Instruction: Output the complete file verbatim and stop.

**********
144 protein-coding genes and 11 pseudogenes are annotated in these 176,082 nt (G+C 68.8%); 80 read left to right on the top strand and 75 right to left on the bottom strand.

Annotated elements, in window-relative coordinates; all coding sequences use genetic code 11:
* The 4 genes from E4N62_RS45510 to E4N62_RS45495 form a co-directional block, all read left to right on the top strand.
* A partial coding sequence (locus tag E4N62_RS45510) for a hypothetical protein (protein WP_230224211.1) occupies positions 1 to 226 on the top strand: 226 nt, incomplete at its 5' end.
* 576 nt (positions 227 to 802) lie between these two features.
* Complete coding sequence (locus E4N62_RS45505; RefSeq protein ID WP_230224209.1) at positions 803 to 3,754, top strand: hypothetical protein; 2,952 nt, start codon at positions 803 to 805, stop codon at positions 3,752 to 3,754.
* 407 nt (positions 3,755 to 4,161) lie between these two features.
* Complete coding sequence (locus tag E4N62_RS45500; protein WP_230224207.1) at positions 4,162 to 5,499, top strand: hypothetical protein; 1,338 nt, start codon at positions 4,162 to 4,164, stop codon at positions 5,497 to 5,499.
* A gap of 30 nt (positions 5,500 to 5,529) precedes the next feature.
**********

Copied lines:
144 protein-coding genes and 11 pseudogenes are annotated in these 176,082 nt (G+C 68.8%); 80 read left to right on the top strand and 75 right to left on the bottom strand.

Annotated elements, in window-relative coordinates; all coding sequences use genetic code 11:
* The 4 genes from E4N62_RS45510 to E4N62_RS45495 form a co-directional block, all read left to right on the top strand.
* A partial coding sequence (locus tag E4N62_RS45510) for a hypothetical protein (protein WP_230224211.1) occupies positions 1 to 226 on the top strand: 226 nt, incomplete at its 5' end.
* 576 nt (positions 227 to 802) lie between these two features.
* Complete coding sequence (locus E4N62_RS45505; RefSeq protein ID WP_230224209.1) at positions 803 to 3,754, top strand: hypothetical protein; 2,952 nt, start codon at positions 803 to 805, stop codon at positions 3,752 to 3,754.
* 407 nt (positions 3,755 to 4,161) lie between these two features.
* Complete coding sequence (locus tag E4N62_RS45500; protein WP_230224207.1) at positions 4,162 to 5,499, top strand: hypothetical protein; 1,338 nt, start codon at positions 4,162 to 4,164, stop codon at positions 5,497 to 5,499.
* A gap of 30 nt (positions 5,500 to 5,529) precedes the next feature.